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APPROVAL: In Brazil, Bayer's GMO corn has one more political hurdle



                                 PART I
------------------------------- GENET-news -------------------------------
TITLE:  In Brazil, Bayer's GMO corn has one more political hurdle
SOURCE: MarketWatch, USA
AUTHOR: Kenneth Rapoza
URL:    http://www.marketwatch.com/news/story/brazil-bayers-gmo-corn-has/
story.aspx?guid=%7B118370E5-4B9A-4930-A5D2-B8A1AA648FBB%7D
DATE:   17.05.2007
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In Brazil, Bayer's GMO corn has one more political hurdle

SAO PAULO (MarketWatch) -- German multinational Bayer CropScience got
the green light to sell its LibertyLink transgenic corn in Brazil, but
the company faces one more hurdle before the country's farmers are
allowed to plant the product.

"We said the technical part of LibertyLink is okay, but the product
still has to go through 11 different ministries who will have the final
say on the political viability of GMO corn in Brazil," said Rachel
Mortari, a press agent for the country's biosafety commission, CTNBio.

CTNBio approved the use of LibertyLink Wednesday by a vote of 17-4.
Officials from the environmental ministry, agrarian reform, and fishing
and wildlife departments voted against.

"We are very much against the CTNBio decision," said Gabriela Vuolo, a
Greenpeace coordinator in Brasilia. Greenpeace in Brazil has been
lobbying against transgenic corn since last year. Greenpeace says CTNBio
doesn't do environmental impact studies. CTNBio was unavailable for
comment regarding Greenpeace's allegations.

According to Edilson Paiva of Brazil crop science institute, Embrapa,
corn is an exotic plant to Brazil and has only survived because of science.

"Brazil's native corn, the kind we had from the 1950s, doesn't exist
anymore," he said. "Scientifically speaking, there is no pure native
corn in Brazil."

Bayer has been waiting roughly 9 years to gain access to Brazil's
lucrative and new genetically modified seeds market. To date, only
Monsanto's Roundup Ready soybeans and Bollgard cotton is allowed in
Brazil. A handful of companies produce their own varieties of Roundup
Ready soy. This season marked the first time Brazil soygrowers were able
to legally plant transgenic soybeans. Roughly half of this year's crop
was transgenic.

If the National Biosafety Commission, composed of top officials from 11
different government departments - from Agriculture to Science &
Technology - does not argue against LibertyLink over the next 90 days,
Bayer will be permitted to sell transgenic corn in the 2007-08 season.

Farmers say that transgenic plants allow them to control weeds, thus
reducing the necessity to spray costly herbicides on the crop.

Corn is Brazil's No. 2 crop behind soybeans. The country should harvest
a record 51 million metric tons of corn this year.

Brazil farmers plant corn in October.


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                                 PART II
------------------------------- GENET-news -------------------------------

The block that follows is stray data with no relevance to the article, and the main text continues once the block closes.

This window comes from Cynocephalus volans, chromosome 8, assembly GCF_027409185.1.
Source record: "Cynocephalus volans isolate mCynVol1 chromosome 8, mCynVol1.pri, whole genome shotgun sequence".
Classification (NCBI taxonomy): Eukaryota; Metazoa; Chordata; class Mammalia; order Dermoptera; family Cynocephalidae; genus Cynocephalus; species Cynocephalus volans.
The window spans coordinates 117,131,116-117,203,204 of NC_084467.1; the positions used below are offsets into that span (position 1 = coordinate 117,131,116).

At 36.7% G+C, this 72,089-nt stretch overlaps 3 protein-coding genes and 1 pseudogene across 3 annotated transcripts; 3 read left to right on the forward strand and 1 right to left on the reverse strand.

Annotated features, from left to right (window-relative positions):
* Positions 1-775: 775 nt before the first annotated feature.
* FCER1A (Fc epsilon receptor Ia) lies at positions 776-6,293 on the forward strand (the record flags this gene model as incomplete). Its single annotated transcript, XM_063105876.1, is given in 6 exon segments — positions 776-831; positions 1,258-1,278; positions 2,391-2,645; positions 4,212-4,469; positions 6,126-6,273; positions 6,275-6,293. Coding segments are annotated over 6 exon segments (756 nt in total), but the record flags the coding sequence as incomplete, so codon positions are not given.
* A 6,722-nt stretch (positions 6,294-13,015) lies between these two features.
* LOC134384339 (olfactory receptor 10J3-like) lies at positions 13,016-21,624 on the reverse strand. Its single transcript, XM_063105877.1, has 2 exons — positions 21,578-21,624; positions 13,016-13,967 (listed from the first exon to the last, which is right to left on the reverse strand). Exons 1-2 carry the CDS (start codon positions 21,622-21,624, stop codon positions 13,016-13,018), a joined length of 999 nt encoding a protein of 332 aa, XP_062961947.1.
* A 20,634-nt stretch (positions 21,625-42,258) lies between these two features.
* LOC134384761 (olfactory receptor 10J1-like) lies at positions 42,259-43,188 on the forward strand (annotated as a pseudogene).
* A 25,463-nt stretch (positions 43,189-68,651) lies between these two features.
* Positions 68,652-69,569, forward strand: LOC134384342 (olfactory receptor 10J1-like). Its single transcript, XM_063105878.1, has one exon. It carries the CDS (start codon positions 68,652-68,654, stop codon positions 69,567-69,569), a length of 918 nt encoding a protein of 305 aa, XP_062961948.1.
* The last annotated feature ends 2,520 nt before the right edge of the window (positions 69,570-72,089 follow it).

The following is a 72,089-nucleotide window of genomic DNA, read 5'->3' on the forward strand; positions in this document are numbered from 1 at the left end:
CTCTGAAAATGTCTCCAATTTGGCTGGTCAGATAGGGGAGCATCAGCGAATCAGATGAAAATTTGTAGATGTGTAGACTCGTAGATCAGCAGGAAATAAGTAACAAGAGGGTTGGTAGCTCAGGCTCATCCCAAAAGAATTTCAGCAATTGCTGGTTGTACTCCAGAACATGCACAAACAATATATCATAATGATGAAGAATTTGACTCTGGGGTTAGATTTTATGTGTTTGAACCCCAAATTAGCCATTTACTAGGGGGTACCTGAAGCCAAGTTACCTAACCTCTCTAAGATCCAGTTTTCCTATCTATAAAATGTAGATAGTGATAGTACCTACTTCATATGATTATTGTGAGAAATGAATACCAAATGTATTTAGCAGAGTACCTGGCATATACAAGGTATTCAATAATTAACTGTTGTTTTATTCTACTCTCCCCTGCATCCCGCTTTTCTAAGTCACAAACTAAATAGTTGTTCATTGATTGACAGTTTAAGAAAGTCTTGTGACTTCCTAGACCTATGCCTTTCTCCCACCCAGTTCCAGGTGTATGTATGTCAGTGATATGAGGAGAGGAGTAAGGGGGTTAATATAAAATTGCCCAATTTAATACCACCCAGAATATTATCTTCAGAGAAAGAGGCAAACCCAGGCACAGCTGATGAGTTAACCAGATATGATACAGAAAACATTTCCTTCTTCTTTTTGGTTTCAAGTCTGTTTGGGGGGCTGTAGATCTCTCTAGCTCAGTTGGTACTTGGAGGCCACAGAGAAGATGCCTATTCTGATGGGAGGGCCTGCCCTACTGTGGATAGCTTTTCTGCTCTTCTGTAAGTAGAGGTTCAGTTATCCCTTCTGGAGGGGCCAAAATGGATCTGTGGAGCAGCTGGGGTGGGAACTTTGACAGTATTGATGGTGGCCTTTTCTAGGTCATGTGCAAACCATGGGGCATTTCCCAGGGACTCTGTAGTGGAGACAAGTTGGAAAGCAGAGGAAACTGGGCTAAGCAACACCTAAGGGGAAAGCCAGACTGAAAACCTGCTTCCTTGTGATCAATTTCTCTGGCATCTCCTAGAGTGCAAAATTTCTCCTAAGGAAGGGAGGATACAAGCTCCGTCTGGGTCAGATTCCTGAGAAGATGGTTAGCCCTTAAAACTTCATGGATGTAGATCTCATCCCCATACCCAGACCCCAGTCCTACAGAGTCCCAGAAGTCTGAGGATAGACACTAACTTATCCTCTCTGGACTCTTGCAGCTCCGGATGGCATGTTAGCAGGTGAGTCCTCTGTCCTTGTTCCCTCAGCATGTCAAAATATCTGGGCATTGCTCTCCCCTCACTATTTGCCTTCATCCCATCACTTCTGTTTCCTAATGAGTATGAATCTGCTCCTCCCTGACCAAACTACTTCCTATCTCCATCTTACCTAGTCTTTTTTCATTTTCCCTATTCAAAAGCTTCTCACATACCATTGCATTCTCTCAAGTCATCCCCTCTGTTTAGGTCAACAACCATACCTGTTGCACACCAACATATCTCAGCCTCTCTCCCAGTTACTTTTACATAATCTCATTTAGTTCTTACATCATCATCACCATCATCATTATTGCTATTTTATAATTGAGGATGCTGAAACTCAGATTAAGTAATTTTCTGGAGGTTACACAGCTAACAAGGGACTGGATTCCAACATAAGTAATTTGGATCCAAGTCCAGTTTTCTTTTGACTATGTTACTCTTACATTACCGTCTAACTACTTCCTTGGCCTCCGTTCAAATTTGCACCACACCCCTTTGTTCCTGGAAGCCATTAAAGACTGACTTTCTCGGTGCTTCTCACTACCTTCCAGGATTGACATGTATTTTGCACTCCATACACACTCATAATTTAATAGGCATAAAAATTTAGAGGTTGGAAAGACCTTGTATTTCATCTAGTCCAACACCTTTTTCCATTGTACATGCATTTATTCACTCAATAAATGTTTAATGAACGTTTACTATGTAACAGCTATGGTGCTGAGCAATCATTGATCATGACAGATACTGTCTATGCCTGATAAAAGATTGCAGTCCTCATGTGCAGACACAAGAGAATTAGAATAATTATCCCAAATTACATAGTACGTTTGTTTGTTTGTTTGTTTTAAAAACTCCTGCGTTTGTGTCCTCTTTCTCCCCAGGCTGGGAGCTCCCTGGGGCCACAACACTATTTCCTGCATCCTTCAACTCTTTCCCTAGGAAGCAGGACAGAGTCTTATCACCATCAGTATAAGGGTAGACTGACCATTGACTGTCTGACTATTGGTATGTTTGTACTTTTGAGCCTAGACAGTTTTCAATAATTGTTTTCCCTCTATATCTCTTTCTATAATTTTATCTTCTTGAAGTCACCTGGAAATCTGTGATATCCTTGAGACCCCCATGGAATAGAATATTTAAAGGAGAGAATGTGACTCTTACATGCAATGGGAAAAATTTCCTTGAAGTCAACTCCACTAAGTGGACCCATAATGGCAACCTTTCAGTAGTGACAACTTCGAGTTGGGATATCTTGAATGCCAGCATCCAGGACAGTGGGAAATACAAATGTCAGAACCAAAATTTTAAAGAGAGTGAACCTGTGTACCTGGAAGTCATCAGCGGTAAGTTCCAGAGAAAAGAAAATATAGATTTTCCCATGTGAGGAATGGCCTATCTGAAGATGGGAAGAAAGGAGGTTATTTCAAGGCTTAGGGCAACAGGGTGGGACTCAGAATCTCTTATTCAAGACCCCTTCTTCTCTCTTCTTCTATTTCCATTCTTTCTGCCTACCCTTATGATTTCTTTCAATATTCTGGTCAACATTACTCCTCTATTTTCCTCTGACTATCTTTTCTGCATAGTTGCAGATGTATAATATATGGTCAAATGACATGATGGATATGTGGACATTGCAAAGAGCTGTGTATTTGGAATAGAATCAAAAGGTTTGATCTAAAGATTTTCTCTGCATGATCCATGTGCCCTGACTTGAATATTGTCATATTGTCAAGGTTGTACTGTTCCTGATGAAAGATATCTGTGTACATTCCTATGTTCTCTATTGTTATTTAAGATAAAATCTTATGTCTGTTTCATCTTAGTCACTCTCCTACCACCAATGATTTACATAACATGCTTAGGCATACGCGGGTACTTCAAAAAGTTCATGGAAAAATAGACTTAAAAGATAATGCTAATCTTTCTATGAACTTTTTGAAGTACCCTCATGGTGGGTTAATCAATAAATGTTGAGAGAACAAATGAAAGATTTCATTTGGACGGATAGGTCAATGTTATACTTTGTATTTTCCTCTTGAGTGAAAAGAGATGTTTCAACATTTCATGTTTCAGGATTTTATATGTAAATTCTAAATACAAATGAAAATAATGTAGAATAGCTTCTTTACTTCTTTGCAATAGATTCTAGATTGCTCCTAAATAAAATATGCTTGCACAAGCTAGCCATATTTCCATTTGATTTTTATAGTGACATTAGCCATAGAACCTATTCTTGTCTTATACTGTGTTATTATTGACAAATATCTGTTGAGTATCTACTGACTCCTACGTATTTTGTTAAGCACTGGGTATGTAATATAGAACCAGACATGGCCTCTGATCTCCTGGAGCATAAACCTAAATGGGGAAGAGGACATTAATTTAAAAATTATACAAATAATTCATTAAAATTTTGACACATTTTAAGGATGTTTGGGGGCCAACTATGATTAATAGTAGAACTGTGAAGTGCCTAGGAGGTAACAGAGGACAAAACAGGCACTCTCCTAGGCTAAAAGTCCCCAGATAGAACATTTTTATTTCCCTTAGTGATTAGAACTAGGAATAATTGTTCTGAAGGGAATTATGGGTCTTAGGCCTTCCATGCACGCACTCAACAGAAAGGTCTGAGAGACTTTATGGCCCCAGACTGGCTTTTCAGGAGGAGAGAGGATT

TITLE:  Bayer corn seed wins approval from Brazil regulator
SOURCE: Bloomberg, USA
AUTHOR: Carlos Caminada
URL:    http://www.bloomberg.com/apps/news?
pid=20601086&sid=a3u3ThyfN79U&refer=news
DATE:   16.05.2007
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Bayer corn seed wins approval from Brazil regulator

May 16 (Bloomberg) -- Bayer AG, Germany's largest drugmaker, got
approval from Brazil's biotechnology regulator to sell a genetically
modified corn seed in the country, moving one step closer to final
government clearance.

The regulatory council voted 17 to 4 to give Bayer the first license to
sell a gene-modified corn seed in Brazil, which already allows the sale
of soybeans altered to better resist pesticides, council spokeswoman
Rachel Mortari said.

Bayer's license paves the way for Monsanto Co. and DuPont Co., the
world's leading developers of genetically modified seeds, to also win
licenses for their corn strains. The two companies have requests waiting
for clearance from the council, which has delayed votes for months
because of court injunctions and protests by environmental activists.

Greenpeace International protesters stormed a meeting of the council in
March, leading the regulators to postpone the vote on seeds. Last month,
the council focused its meeting on approving research licenses.

Today, one member of the regulatory council asked that the Bayer request
be reviewed by another government board, Mortari said. A panel of 11
ministers will decide within 60 days whether to give final government
approval, she said.

Brazil Output

Brazil is the world's third-biggest corn grower, trailing the U.S. and
China. The country's farmers will harvest a record 51.1 million metric
tons of the grain in the crop year ending Sept. 30, up from 42.5 million
tons a year earlier, after rains boosted yields, the agriculture
ministry said on May 8.

Corn futures for July delivery rose 4.5 cents, or 1.2 percent, to $3.76
a bushel on the Chicago Board of Trade today. The price has risen 45
percent in the past year.

Shares of Bayer fell 38 cents, or 0.8 percent, to 49.73 euros in
Frankfurt. They are up 41 percent from a year ago.


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